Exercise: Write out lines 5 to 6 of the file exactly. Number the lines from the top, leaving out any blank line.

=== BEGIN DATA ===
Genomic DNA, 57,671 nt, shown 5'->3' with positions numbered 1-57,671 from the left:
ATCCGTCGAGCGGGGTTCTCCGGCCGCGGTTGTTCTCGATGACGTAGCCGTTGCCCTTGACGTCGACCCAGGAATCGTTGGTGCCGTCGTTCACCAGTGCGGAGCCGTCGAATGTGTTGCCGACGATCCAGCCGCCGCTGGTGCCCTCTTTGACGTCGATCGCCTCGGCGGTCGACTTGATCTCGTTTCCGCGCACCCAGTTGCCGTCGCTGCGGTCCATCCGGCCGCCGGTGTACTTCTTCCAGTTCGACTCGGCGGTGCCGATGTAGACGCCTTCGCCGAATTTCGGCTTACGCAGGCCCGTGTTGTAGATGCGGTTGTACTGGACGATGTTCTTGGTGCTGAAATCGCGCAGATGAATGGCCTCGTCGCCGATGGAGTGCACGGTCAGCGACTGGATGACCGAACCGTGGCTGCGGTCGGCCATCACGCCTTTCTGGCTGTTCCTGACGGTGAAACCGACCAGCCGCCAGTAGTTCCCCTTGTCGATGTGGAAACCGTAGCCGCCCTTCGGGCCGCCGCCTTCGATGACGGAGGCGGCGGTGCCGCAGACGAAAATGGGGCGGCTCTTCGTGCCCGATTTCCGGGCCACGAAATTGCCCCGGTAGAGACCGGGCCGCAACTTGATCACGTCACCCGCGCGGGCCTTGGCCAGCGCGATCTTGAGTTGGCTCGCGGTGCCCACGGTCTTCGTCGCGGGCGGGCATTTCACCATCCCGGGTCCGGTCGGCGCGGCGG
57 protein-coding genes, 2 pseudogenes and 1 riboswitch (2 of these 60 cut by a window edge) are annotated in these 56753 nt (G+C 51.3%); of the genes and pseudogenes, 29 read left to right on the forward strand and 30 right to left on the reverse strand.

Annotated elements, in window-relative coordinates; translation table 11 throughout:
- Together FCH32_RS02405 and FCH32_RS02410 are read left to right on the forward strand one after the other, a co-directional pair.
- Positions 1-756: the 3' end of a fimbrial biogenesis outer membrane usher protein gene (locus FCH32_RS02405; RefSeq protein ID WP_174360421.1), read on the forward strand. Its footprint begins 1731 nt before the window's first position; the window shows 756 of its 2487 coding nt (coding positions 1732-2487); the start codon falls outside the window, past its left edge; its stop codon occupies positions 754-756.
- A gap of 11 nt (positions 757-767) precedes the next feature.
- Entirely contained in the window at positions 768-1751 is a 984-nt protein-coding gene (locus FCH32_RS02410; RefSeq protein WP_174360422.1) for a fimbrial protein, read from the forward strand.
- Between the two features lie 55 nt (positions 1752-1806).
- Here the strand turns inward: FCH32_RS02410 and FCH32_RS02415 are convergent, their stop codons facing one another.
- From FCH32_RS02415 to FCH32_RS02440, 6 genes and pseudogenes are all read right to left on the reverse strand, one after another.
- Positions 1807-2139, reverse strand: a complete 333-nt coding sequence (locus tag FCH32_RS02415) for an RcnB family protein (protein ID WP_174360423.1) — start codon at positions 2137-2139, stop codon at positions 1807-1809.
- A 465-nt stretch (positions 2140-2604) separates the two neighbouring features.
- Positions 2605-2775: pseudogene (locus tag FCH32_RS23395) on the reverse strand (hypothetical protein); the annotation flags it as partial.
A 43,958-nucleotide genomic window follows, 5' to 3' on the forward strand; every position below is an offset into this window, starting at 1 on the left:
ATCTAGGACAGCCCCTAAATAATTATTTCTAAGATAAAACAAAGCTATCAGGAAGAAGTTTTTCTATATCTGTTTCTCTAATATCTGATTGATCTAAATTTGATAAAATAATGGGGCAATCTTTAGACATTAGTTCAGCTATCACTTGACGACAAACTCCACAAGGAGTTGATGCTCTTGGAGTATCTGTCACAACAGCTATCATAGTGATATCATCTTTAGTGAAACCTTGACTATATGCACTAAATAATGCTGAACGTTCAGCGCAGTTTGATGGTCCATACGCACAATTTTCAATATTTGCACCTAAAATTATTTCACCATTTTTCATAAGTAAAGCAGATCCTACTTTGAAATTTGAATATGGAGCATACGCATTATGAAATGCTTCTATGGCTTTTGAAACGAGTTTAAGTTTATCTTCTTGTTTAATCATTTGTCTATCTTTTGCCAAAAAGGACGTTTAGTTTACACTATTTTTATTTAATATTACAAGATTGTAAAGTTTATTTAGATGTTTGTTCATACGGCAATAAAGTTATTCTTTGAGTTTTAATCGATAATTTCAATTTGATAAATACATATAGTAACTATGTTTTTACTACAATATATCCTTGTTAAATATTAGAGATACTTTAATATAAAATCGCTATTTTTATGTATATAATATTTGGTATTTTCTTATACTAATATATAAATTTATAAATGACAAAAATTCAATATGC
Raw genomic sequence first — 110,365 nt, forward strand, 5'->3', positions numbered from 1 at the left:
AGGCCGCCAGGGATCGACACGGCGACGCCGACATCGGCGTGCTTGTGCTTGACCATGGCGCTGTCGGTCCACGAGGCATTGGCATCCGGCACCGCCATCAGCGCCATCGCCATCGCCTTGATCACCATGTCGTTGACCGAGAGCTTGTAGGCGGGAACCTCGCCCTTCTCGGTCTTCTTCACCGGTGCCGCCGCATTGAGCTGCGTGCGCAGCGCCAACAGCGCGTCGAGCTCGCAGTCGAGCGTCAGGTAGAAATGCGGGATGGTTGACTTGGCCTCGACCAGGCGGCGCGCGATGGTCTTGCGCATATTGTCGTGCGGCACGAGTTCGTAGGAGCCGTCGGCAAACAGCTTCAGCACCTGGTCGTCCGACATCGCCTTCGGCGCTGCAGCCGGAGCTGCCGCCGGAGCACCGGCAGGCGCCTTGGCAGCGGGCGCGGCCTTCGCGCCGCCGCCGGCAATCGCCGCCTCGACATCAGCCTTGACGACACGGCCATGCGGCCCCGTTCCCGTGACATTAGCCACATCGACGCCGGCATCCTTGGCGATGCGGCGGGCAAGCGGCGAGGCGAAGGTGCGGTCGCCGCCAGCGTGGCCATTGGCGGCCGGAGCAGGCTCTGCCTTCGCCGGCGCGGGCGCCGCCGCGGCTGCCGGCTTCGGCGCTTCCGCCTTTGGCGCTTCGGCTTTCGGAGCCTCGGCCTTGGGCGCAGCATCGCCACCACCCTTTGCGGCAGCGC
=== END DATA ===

- Together FCH32_RS02405 and FCH32_RS02410 are read left to right on the forward strand one after the other, a co-directional pair.
- Positions 1-756: the 3' end of a fimbrial biogenesis outer membrane usher protein gene (locus FCH32_RS02405; RefSeq protein ID WP_174360421.1), read on the forward strand. Its footprint begins 1731 nt before the window's first position; the window shows 756 of its 2487 coding nt (coding positions 1732-2487); the start codon falls outside the window, past its left edge; its stop codon occupies positions 754-756.